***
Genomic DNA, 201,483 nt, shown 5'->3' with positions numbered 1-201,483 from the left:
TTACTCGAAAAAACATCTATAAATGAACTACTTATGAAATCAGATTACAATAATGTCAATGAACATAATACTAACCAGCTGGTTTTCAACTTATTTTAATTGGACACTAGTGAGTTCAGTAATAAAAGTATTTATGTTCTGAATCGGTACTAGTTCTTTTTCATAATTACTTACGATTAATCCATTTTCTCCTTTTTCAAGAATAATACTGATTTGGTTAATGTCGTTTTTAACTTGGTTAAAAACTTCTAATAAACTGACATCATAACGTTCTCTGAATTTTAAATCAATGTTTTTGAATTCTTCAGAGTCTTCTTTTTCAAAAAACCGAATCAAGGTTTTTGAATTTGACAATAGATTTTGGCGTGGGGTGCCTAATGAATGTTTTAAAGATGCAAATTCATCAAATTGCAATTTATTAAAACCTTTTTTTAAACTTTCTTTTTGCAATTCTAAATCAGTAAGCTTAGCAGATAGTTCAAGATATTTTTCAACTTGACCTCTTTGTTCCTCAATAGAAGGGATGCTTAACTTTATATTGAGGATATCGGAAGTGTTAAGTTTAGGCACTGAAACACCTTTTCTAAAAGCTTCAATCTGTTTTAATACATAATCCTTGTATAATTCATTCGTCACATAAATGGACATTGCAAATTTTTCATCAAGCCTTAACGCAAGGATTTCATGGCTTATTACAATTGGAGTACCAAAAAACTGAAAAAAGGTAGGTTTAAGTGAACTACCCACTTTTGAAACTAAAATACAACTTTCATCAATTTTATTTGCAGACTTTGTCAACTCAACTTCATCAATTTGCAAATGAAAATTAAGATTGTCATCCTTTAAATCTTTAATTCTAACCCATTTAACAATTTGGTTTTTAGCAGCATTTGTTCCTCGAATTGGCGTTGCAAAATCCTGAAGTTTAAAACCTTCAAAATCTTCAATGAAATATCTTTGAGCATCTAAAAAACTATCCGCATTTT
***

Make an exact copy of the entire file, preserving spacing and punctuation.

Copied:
Genomic DNA, 201,483 nt, shown 5'->3' with positions numbered 1-201,483 from the left:
TTACTCGAAAAAACATCTATAAATGAACTACTTATGAAATCAGATTACAATAATGTCAATGAACATAATACTAACCAGCTGGTTTTCAACTTATTTTAATTGGACACTAGTGAGTTCAGTAATAAAAGTATTTATGTTCTGAATCGGTACTAGTTCTTTTTCATAATTACTTACGATTAATCCATTTTCTCCTTTTTCAAGAATAATACTGATTTGGTTAATGTCGTTTTTAACTTGGTTAAAAACTTCTAATAAACTGACATCATAACGTTCTCTGAATTTTAAATCAATGTTTTTGAATTCTTCAGAGTCTTCTTTTTCAAAAAACCGAATCAAGGTTTTTGAATTTGACAATAGATTTTGGCGTGGGGTGCCTAATGAATGTTTTAAAGATGCAAATTCATCAAATTGCAATTTATTAAAACCTTTTTTTAAACTTTCTTTTTGCAATTCTAAATCAGTAAGCTTAGCAGATAGTTCAAGATATTTTTCAACTTGACCTCTTTGTTCCTCAATAGAAGGGATGCTTAACTTTATATTGAGGATATCGGAAGTGTTAAGTTTAGGCACTGAAACACCTTTTCTAAAAGCTTCAATCTGTTTTAATACATAATCCTTGTATAATTCATTCGTCACATAAATGGACATTGCAAATTTTTCATCAAGCCTTAACGCAAGGATTTCATGGCTTATTACAATTGGAGTACCAAAAAACTGAAAAAAGGTAGGTTTAAGTGAACTACCCACTTTTGAAACTAAAATACAACTTTCATCAATTTTATTTGCAGACTTTGTCAACTCAACTTCATCAATTTGCAAATGAAAATTAAGATTGTCATCCTTTAAATCTTTAATTCTAACCCATTTAACAATTTGGTTTTTAGCAGCATTTGTTCCTCGAATTGGCGTTGCAAAATCCTGAAGTTTAAAACCTTCAAAATCTTCAATGAAATATCTTTGAGCATCTAAAAAACTATCCGCATTTT